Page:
The corresponding program using NumPy will be:

```import math
import numpy as np
N=1000000
a=np.array([i*2*math.pi/N for i in range(N)])
for t in range(10):
sina = np.sin(a)```

As before, you have converted a Python list into a NumPy array. You can pass an array to a function and its meaning is very clear. It creates a new array whose values are the function of each of the corresponding elements of the array, passed as a parameter.

In this case, on my system, the core Python version takes 7.3 seconds while the NumPy version takes 1.8 seconds.

## NumPy multi-dimensional arrays and matrices

A list of lists would be a two dimensional array. Try another little test:

```r = 1280*
m = 1024*[r]
for t in range(10):
m2 = []
for r in m:
m2.append([.5*e for e in r])```

Define a list of 1,024 rows. Each row has 1,280 elements, with a value of 1. The task is to scale all elements with a constant.

The corresponding program using NumPy would be:

```import numpy as np
r = 1280*
m = np.array(1024*[r])
print m.shape
for t in range(10):
m2 = .5*m```

As before, the array method converts a Python list into an array. Printing the shape of the array confirms that it is a two dimensional array of size 1024×1280. The core Python program takes 5.9 seconds while the NumPy application takes 0.7 seconds.

But notice how easy it is to multiply all elements in an array with a constant. You can use NumPy to define the matrix with all elements being 1, as follows:

```import numpy as np
m = np.ones((1024,1280))
print m.shape
for t in range(10):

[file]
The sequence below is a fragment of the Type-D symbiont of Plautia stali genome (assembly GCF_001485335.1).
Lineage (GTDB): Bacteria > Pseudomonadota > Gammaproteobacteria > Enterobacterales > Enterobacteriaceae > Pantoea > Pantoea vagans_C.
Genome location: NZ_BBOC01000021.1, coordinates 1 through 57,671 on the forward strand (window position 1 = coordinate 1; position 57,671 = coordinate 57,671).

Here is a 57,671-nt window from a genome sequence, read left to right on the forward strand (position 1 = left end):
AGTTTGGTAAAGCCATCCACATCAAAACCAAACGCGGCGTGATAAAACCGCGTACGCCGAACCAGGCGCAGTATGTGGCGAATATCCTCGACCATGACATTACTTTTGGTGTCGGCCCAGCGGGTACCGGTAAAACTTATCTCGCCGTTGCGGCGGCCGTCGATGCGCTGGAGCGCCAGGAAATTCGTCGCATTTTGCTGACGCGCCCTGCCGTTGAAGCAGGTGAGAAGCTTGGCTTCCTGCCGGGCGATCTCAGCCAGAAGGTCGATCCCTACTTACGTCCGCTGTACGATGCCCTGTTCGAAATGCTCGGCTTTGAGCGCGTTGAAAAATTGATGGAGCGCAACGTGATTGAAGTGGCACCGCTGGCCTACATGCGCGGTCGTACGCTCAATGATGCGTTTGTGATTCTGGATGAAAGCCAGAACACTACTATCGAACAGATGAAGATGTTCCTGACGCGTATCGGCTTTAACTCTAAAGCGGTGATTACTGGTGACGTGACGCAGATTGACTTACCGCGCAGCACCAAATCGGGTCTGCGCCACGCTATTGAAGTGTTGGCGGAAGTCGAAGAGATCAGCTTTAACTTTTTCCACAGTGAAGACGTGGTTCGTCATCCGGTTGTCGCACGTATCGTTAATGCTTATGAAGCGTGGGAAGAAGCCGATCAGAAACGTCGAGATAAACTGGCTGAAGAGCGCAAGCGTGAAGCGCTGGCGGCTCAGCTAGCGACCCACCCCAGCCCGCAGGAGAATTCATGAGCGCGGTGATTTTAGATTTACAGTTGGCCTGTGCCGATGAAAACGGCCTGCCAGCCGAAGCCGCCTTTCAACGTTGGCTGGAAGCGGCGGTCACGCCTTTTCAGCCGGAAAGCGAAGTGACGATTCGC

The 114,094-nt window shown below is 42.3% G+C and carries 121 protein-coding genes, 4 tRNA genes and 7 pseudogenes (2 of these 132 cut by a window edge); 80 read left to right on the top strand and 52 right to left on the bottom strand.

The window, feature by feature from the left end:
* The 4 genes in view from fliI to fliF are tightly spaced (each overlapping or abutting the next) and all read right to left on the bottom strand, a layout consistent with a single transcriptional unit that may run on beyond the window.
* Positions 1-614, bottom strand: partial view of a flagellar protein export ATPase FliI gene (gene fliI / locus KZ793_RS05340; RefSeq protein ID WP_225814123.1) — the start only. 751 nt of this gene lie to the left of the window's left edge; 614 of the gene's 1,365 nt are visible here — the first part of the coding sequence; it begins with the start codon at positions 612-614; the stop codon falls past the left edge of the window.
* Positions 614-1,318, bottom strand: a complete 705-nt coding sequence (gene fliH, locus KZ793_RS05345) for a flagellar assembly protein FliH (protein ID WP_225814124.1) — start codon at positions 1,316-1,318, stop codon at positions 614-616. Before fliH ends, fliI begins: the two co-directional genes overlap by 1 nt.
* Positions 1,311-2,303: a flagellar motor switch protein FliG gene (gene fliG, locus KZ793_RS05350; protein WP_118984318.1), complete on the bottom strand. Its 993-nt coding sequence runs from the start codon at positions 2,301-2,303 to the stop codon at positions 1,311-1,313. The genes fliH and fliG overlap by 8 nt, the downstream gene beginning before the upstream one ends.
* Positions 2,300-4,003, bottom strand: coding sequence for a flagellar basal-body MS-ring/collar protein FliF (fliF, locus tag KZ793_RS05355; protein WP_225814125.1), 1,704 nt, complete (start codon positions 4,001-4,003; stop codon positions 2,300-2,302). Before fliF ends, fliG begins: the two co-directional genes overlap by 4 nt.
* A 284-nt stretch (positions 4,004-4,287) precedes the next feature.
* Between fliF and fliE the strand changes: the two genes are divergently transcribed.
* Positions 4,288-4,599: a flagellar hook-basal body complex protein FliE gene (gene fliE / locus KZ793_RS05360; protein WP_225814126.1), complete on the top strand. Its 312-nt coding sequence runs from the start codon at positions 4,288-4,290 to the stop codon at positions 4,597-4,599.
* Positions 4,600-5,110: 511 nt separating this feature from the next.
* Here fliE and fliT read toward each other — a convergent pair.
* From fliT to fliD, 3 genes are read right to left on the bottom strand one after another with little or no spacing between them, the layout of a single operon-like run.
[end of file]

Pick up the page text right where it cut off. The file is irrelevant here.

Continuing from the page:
mp = .5*m```

This version runs in 0.4 seconds.

It is reasonable to assume that the addition of two arrays of the same shape is possible and the corresponding elements will be added. Explore the following:

```>>> m = np.array([[1,2,3], [ 4,5,6]])
>>> n = np.array([[1,2,3], [ 4,5,6]])
>>> m.shape
(2, 3)
>>> n.shape
(2, 3)
>>> m + n
array([[ 2,  4,  6],
[ 8, 10, 12]])
>>> n.shape = (6,1)
>>> m + n```

You are creating two arrays of size 2×3 and adding them. The result is as expected. NumPy allows an array to be reinterpreted by changing the shape of the array. In the example above, the array n is reinterpreted as a one-dimensional array. Now, if you try to add m and n, it should fail and it does.

Multiplication of two-dimensional arrays could be interpreted as a matrix multiplication. However, that would not be consistent across various dimensions. Hence, in NumPy, multiplication of two arrays is allowed if their shapes are identical and correspond to the creation of a new array whose elements are a product of the corresponding elements of the two arrays. You can try the following:

```>>> m = np.array([[1,2],[3,4]])
>>> n = np.array([[1,2],[3,4]])
>>> m*n
array([[ 1,  4],
[ 9, 16]])```

If you want to work with matrices, you need to define a two-dimensional array as a matrix. Try the following example—compare and explore:

```>>> m = np.matrix([[1,2],[3,4]])
>>> n = np.matrix([[1,2],[3,4]])
>>> m*n
matrix([[ 7, 10],
[15, 22]])
>>> m.shape=4,1
>>> n.shape = 4,1
>>> m*n
>>> n*m```

Use the built-in help to know more about the possibilities available for arrays, matrices and a lot more.

It should be clear that if an operation can be applied to an array, the performance gains over core Python could be substantial. NumPy provides a lot of functionality, which can be very useful when analysing large volumes of data, giving researchers an edge to beat the competition! Dr Anil Sethhttp://start.sethanil.com/
The author works as a consultant. Prior to consulting, Anil was a professor at Padre Conceicao College of Engineering (PCCE) in Goa, managed IT and imaging solutions for Phil Corporation Limited (Goa), supported domestic customers for Tata Burroughs/TIL, and was a researcher with IIT-K and the Indian Institute of Geomagnetism (Mumbai).

#### 1 COMMENT

1. FURKAN AHMAD

its to good for enhance the our knowledge.